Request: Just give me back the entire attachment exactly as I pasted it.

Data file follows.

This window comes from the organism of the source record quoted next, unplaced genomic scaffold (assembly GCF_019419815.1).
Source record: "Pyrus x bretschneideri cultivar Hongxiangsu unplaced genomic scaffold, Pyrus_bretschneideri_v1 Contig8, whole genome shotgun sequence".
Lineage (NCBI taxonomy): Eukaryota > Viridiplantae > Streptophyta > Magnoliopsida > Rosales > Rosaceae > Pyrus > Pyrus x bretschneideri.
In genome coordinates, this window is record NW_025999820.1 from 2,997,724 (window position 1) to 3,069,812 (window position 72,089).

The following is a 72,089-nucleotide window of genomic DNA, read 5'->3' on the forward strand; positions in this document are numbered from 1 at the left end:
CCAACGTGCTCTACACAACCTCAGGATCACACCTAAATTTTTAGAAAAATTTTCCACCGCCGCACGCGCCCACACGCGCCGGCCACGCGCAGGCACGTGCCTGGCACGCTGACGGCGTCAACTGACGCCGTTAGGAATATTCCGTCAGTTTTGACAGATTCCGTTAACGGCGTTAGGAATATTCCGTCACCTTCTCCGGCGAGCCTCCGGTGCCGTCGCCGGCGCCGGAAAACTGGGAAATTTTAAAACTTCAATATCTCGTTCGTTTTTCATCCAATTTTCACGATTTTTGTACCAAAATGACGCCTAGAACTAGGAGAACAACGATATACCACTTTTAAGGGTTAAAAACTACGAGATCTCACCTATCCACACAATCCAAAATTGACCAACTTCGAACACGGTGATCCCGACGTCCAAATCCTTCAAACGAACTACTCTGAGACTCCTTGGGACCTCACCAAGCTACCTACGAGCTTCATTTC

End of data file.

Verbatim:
This window comes from the organism of the source record quoted next, unplaced genomic scaffold (assembly GCF_019419815.1).
Source record: "Pyrus x bretschneideri cultivar Hongxiangsu unplaced genomic scaffold, Pyrus_bretschneideri_v1 Contig8, whole genome shotgun sequence".
Lineage (NCBI taxonomy): Eukaryota > Viridiplantae > Streptophyta > Magnoliopsida > Rosales > Rosaceae > Pyrus > Pyrus x bretschneideri.
In genome coordinates, this window is record NW_025999820.1 from 2,997,724 (window position 1) to 3,069,812 (window position 72,089).

The following is a 72,089-nucleotide window of genomic DNA, read 5'->3' on the forward strand; positions in this document are numbered from 1 at the left end:
CCAACGTGCTCTACACAACCTCAGGATCACACCTAAATTTTTAGAAAAATTTTCCACCGCCGCACGCGCCCACACGCGCCGGCCACGCGCAGGCACGTGCCTGGCACGCTGACGGCGTCAACTGACGCCGTTAGGAATATTCCGTCAGTTTTGACAGATTCCGTTAACGGCGTTAGGAATATTCCGTCACCTTCTCCGGCGAGCCTCCGGTGCCGTCGCCGGCGCCGGAAAACTGGGAAATTTTAAAACTTCAATATCTCGTTCGTTTTTCATCCAATTTTCACGATTTTTGTACCAAAATGACGCCTAGAACTAGGAGAACAACGATATACCACTTTTAAGGGTTAAAAACTACGAGATCTCACCTATCCACACAATCCAAAATTGACCAACTTCGAACACGGTGATCCCGACGTCCAAATCCTTCAAACGAACTACTCTGAGACTCCTTGGGACCTCACCAAGCTACCTACGAGCTTCATTTC